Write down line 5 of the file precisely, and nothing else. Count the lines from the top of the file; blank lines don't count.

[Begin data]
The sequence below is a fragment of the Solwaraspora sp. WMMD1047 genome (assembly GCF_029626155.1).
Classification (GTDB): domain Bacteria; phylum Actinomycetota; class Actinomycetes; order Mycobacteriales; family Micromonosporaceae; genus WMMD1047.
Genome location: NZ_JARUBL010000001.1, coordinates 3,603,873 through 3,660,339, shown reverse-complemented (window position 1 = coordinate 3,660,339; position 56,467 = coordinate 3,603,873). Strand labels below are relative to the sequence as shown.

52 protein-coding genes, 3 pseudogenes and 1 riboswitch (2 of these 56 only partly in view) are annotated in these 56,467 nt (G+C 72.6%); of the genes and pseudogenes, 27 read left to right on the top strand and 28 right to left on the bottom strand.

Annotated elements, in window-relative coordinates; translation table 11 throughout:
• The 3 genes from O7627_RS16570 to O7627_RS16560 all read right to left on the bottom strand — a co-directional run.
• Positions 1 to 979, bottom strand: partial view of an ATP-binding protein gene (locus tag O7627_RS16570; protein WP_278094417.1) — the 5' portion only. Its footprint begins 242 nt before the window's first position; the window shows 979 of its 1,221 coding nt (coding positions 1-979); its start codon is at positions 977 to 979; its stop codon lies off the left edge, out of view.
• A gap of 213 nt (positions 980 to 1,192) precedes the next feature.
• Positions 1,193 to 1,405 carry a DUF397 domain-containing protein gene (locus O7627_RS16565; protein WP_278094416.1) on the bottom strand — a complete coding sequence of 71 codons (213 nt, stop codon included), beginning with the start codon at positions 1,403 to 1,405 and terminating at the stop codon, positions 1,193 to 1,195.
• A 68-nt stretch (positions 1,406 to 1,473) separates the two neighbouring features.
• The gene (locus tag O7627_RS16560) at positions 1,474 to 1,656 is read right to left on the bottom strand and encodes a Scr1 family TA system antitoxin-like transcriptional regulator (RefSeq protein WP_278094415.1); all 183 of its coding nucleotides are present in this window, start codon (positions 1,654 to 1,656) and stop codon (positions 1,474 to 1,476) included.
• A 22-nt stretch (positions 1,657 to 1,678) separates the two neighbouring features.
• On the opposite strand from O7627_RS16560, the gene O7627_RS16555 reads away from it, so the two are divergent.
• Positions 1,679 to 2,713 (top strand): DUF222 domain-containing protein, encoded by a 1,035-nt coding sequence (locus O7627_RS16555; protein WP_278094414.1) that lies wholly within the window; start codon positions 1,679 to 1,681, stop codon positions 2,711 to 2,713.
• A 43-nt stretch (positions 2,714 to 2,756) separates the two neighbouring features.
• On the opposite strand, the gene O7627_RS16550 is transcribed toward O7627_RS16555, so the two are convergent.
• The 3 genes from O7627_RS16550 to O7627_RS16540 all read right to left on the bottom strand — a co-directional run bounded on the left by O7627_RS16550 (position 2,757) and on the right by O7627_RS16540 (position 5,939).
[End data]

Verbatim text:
Annotated elements, in window-relative coordinates; translation table 11 throughout: